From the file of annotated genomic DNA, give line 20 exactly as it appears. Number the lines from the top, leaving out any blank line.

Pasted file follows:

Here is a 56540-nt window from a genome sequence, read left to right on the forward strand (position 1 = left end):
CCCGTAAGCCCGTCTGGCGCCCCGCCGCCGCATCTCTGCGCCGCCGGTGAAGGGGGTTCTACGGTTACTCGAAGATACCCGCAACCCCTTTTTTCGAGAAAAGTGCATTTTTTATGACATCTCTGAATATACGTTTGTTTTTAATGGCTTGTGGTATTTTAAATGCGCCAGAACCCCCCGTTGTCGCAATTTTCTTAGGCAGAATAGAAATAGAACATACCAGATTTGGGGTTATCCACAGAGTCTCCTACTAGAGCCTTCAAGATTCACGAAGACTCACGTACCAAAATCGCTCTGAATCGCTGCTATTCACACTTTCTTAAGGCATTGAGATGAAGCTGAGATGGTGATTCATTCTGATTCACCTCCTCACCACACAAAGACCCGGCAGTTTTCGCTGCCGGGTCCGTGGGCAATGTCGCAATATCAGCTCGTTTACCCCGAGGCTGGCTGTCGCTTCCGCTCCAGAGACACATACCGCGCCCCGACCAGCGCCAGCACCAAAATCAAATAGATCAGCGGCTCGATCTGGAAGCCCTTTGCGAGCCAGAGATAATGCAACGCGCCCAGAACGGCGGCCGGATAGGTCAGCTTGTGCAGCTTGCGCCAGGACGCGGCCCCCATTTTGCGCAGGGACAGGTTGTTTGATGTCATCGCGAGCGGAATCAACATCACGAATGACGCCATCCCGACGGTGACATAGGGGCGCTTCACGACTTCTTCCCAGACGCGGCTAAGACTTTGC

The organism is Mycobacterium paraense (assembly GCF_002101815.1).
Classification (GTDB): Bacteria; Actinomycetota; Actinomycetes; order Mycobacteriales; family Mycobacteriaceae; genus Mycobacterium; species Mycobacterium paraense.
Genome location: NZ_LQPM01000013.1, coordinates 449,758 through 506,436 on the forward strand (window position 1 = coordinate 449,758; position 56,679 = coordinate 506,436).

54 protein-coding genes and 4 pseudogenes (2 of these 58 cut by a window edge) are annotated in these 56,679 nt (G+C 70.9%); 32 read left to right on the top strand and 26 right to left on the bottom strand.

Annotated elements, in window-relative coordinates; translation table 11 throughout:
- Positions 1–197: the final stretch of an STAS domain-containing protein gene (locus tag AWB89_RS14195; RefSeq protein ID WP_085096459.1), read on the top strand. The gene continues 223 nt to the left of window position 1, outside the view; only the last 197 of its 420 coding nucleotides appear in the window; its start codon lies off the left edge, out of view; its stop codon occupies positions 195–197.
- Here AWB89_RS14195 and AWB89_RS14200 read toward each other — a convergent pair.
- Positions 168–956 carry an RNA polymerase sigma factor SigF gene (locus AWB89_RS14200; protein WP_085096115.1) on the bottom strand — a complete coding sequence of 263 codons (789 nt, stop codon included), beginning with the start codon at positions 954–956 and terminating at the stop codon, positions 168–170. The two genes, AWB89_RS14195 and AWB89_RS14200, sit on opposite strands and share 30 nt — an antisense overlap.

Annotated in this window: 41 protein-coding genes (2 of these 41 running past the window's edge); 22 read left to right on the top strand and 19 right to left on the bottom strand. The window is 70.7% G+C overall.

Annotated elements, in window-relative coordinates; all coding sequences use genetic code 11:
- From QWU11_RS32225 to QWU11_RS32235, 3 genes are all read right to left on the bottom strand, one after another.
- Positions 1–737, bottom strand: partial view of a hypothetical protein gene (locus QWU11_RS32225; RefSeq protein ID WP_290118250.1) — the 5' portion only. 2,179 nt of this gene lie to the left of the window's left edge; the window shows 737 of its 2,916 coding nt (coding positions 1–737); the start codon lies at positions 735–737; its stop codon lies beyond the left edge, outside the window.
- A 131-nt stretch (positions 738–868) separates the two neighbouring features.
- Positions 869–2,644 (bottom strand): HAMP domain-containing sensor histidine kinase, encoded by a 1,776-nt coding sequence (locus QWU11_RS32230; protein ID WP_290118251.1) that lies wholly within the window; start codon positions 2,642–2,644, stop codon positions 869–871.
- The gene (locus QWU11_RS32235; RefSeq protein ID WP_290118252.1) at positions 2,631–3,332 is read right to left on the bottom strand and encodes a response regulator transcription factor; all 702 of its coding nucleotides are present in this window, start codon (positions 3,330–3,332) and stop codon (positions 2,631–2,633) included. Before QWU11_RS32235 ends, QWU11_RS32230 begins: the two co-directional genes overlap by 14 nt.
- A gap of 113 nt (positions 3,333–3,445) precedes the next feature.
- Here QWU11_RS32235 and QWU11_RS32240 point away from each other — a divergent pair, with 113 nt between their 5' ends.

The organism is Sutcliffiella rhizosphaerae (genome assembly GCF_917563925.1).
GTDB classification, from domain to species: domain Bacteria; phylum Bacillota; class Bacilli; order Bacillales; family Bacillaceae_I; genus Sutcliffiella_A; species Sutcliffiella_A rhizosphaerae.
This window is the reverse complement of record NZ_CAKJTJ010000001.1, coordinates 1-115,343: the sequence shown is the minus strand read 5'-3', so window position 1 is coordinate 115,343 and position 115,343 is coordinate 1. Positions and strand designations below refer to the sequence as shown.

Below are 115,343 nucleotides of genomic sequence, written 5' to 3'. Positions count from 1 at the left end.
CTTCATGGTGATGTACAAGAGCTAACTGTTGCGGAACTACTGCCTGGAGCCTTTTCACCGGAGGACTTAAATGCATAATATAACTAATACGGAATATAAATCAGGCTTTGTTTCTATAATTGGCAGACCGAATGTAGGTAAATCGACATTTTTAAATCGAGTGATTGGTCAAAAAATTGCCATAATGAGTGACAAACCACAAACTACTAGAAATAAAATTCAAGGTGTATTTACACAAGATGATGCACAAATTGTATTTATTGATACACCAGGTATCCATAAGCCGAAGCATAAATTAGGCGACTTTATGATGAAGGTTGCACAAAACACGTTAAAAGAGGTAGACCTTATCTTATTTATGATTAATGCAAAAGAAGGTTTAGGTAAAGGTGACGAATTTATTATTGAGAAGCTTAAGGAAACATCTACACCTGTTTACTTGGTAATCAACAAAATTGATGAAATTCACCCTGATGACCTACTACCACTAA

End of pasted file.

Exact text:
The organism is Sutcliffiella rhizosphaerae (genome assembly GCF_917563925.1).